Approach grafting yields 85 to 95% success. Trials have been made of the shield, patch and Forkert methods of budding. The latter always gives the best results (88 to 100%). Vigorous seedlings 1/2 to 1 in (1.25-2.5 cm) thick are used as rootstocks. The bark should slip easily to facilitate insertion of the bud, which is then tightly bound in place with a plastic strip and the rootstock is beheaded, leaving only 6 to 8 leaves above the bud. About a month later, an incision is made halfway through 2 or 3 in (5-7.5 cm) above the bud and the plant is bent over to force the bud to grow. When the bud has put up several inches of growth, the top of the rootstock is cut off immediately above the bud. Sprouting of the bud is expedited in the rainy season.
At the Horticultural Experiment and Training Center, Basti, India, a system of patch budding has been demonstrated as commercially feasible. A swollen but unsprouted, dormant bud is taken as a 3/4 x 3/8 in (2 x l cm) patch from a leaf axil of previous season's growth and taped onto a space of the same size cut 6 to 8 in (15-20 cm) above the ground on a 1-year-old, pencil-thick seedling during the period April-June. After the bud has "taken", 1/3 is cut from the top of the seedling; 2-3 weeks later, the rest of the top is cut off leaving only 3/4 to 1 1/4 in (2-3.2 cm) of stem above the bud. This method gives 80 to 90% success. If done in July, only 70%. In Hawaii, old seedling orchards have been topworked to superior selections by patch budding on stump shoots.
CultureGuava trees are frequently planted too close. Optimum distance between the trees should be at least 33 ft (10 m). Planting 16 1/2 ft (5 m) apart is possible if the trees are "hedged". The yield per tree will be less but the total yield per land area will be higher than at the wider spacing. Some recommend setting the trees 8 ft (2.4 m) apart in rows 24 ft (7.3 m) apart and removing every other tree as soon as there is overcrowding. Where mass production is not desired and space is limited, guava trees can be grown as cordons on a wire fence. Rows should always run north and south so that each tree receives the maximum sunlight. Exudates from the roots of guava trees tend to inhibit the growth of weeds over the root system.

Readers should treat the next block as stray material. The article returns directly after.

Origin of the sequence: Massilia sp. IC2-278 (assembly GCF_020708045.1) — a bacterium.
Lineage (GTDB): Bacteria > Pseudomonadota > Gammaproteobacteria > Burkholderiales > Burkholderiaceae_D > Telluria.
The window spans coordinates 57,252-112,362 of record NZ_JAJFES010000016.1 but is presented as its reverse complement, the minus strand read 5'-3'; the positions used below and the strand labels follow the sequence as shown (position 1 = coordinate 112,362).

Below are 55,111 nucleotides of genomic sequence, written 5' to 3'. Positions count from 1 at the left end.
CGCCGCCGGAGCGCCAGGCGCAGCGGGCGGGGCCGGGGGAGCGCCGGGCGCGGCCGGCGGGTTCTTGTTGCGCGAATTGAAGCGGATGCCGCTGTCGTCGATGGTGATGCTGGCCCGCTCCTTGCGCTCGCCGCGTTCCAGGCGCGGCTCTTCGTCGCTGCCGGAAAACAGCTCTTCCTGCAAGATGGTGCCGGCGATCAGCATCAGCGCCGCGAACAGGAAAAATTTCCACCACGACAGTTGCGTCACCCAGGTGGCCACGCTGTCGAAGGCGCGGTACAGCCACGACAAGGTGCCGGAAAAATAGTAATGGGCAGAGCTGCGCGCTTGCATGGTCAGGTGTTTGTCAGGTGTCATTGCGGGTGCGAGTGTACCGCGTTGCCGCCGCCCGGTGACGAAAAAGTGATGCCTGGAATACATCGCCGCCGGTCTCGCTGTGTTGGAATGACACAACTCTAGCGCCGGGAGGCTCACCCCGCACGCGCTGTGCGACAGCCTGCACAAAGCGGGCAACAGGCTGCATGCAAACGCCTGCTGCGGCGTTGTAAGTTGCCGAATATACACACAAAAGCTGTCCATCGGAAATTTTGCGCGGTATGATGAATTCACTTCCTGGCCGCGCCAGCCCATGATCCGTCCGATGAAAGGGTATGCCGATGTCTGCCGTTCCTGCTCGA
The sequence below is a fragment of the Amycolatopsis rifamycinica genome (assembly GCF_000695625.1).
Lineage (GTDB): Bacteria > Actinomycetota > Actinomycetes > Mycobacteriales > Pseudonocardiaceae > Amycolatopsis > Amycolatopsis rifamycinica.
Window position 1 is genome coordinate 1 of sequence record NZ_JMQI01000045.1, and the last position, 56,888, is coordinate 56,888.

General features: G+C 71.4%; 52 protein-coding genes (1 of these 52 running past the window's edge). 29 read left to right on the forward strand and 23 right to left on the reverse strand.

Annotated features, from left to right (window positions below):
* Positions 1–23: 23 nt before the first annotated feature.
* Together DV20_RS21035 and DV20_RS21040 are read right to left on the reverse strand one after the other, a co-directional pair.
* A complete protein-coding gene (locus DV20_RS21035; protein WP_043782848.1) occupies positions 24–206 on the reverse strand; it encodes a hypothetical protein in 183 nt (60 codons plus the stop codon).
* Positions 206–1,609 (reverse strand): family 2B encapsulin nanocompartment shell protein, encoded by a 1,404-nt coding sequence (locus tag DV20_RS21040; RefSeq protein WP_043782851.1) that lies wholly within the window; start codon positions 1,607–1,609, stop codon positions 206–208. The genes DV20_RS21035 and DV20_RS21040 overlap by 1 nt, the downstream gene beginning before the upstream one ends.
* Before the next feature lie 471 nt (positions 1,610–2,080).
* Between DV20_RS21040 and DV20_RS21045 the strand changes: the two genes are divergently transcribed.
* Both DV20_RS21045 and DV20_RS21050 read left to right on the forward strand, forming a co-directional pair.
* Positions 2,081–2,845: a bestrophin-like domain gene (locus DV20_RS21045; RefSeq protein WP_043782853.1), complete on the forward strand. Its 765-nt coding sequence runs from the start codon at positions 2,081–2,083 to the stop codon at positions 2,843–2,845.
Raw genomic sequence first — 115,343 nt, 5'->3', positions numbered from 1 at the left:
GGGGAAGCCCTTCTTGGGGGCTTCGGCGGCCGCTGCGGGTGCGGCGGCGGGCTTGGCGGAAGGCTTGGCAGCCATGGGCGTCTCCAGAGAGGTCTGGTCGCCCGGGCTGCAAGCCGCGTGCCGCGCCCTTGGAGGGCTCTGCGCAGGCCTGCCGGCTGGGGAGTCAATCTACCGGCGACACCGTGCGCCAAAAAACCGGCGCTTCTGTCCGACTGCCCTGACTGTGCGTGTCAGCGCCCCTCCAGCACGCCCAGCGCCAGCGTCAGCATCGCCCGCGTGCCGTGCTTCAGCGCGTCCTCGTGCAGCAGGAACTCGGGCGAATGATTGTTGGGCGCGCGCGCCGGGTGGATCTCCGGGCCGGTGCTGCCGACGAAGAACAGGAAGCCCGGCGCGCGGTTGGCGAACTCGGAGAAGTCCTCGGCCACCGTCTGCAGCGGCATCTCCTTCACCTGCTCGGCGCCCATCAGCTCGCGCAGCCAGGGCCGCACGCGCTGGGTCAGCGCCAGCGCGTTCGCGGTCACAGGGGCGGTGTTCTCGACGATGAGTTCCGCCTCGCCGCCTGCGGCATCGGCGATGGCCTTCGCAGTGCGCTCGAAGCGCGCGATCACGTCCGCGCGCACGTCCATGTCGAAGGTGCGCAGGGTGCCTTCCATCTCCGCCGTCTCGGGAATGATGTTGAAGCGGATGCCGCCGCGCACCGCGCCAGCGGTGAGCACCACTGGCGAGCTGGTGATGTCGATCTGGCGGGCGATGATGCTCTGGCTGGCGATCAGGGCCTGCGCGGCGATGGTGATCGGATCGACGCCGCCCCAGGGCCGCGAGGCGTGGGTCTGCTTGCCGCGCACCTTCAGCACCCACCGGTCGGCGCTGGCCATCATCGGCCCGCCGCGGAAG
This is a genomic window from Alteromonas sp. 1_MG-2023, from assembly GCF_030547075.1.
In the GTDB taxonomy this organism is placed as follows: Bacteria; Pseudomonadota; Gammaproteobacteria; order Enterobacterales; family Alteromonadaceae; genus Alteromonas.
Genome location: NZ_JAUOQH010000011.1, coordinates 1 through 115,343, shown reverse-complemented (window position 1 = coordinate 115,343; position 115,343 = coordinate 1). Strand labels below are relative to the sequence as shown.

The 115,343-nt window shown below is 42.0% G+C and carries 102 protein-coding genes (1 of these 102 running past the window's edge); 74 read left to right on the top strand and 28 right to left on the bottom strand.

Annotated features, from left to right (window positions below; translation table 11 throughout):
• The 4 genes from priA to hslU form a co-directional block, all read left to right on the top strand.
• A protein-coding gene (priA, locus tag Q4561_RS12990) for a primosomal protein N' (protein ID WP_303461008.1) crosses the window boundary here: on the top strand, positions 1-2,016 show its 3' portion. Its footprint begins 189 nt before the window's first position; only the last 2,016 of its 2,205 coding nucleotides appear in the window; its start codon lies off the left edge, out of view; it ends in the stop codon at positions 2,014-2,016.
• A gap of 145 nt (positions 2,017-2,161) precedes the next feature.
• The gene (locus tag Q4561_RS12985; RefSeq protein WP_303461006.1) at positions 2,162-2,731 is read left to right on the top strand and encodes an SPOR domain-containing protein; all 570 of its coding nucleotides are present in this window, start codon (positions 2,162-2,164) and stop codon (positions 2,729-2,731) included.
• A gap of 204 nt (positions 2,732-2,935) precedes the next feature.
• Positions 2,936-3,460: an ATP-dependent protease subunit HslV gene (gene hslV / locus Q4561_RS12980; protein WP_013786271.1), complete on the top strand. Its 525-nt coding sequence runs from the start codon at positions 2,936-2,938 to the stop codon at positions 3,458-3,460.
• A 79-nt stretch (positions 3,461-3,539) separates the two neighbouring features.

Light pruning is always recommended to develop a strong framework, and suckers should also be eliminated around the base. Experimental heading-back has increased yield in some cultivars in Puerto Rico. In Palestine, the trees are cut back to 6 1/2 ft (2 m) every other spring to facilitate harvesting without ladders. Fruits are borne by new shoots from mature wood. If trees bear too heavily, the branches may break. Therefore, thinning is recommended and results in larger fruits.
Guava trees grow rapidly and fruit in 2 to 4 years from seed. They live 30 to 40 years but productivity declines after the 15th year. Orchards may be rejuvenated by drastic pruning.
The tree is drought-tolerant but in dry regions lack of irrigation during the period of fruit development will cause the fruits to be deficient in size. In areas receiving only 15 to 20 in (38-50 cm) rainfall annually, the guava will benefit from an additional 2,460 cm (2 acre feet) applied by means of 8 to 10 irrigations, one every 15-20 days in summer and one each month in winter.
Guava trees respond to a complete fertilizer mix applied once a month during the first year and every other month the second year (except from mid-November to mid-January) at the rate of 8 oz (227 g) per tree initially with a gradual increase to 24 oz (680 g) by the end of the second year. Nutritional sprays providing copper and zinc are recommended thrice annually for the first 2 years and once a year thereafter. In India, flavor and quality of guavas has been somewhat improved by spraying the foliage with an aqueous solution of potassium sulfate weekly for 7 weeks after fruit set.